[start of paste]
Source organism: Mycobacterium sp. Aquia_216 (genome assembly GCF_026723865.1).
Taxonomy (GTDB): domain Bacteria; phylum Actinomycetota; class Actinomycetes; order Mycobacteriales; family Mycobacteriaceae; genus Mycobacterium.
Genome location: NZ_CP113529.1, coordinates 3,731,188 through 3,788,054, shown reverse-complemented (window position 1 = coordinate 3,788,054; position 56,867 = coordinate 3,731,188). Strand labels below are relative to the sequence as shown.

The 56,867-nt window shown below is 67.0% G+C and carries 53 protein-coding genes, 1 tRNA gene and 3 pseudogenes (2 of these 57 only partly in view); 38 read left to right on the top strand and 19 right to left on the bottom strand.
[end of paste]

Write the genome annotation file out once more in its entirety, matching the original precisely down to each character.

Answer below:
Source organism: Mycobacterium sp. Aquia_216 (genome assembly GCF_026723865.1).
Taxonomy (GTDB): domain Bacteria; phylum Actinomycetota; class Actinomycetes; order Mycobacteriales; family Mycobacteriaceae; genus Mycobacterium.
Genome location: NZ_CP113529.1, coordinates 3,731,188 through 3,788,054, shown reverse-complemented (window position 1 = coordinate 3,788,054; position 56,867 = coordinate 3,731,188). Strand labels below are relative to the sequence as shown.

The 56,867-nt window shown below is 67.0% G+C and carries 53 protein-coding genes, 1 tRNA gene and 3 pseudogenes (2 of these 57 only partly in view); 38 read left to right on the top strand and 19 right to left on the bottom strand.